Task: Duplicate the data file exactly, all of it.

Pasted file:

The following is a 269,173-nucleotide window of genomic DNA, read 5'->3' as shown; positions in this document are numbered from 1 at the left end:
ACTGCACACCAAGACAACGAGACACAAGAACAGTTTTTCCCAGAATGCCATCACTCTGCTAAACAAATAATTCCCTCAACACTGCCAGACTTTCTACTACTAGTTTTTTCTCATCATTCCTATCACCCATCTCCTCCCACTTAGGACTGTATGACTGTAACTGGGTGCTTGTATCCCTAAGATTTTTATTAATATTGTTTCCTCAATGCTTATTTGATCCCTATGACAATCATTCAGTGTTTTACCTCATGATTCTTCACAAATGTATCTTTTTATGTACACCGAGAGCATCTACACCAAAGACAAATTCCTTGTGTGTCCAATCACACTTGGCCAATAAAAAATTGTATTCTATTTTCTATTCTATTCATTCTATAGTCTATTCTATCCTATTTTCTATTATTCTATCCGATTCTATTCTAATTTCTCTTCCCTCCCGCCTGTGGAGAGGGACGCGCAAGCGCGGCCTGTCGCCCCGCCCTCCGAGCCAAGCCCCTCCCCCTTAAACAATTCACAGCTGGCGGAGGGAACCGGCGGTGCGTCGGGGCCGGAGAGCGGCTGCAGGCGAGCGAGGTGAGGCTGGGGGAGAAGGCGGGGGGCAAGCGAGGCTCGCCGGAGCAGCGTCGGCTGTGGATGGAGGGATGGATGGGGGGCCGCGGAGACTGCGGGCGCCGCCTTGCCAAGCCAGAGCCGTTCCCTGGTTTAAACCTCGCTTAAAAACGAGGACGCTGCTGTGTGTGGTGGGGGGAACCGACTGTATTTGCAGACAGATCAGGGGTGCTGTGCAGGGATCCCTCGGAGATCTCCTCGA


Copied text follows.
The following is a 269,173-nucleotide window of genomic DNA, read 5'->3' as shown; positions in this document are numbered from 1 at the left end:
ACTGCACACCAAGACAACGAGACACAAGAACAGTTTTTCCCAGAATGCCATCACTCTGCTAAACAAATAATTCCCTCAACACTGCCAGACTTTCTACTACTAGTTTTTTCTCATCATTCCTATCACCCATCTCCTCCCACTTAGGACTGTATGACTGTAACTGGGTGCTTGTATCCCTAAGATTTTTATTAATATTGTTTCCTCAATGCTTATTTGATCCCTATGACAATCATTCAGTGTTTTACCTCATGATTCTTCACAAATGTATCTTTTTATGTACACCGAGAGCATCTACACCAAAGACAAATTCCTTGTGTGTCCAATCACACTTGGCCAATAAAAAATTGTATTCTATTTTCTATTCTATTCATTCTATAGTCTATTCTATCCTATTTTCTATTATTCTATCCGATTCTATTCTAATTTCTCTTCCCTCCCGCCTGTGGAGAGGGACGCGCAAGCGCGGCCTGTCGCCCCGCCCTCCGAGCCAAGCCCCTCCCCCTTAAACAATTCACAGCTGGCGGAGGGAACCGGCGGTGCGTCGGGGCCGGAGAGCGGCTGCAGGCGAGCGAGGTGAGGCTGGGGGAGAAGGCGGGGGGCAAGCGAGGCTCGCCGGAGCAGCGTCGGCTGTGGATGGAGGGATGGATGGGGGGCCGCGGAGACTGCGGGCGCCGCCTTGCCAAGCCAGAGCCGTTCCCTGGTTTAAACCTCGCTTAAAAACGAGGACGCTGCTGTGTGTGGTGGGGGGAACCGACTGTATTTGCAGACAGATCAGGGGTGCTGTGCAGGGATCCCTCGGAGATCTCCTCGA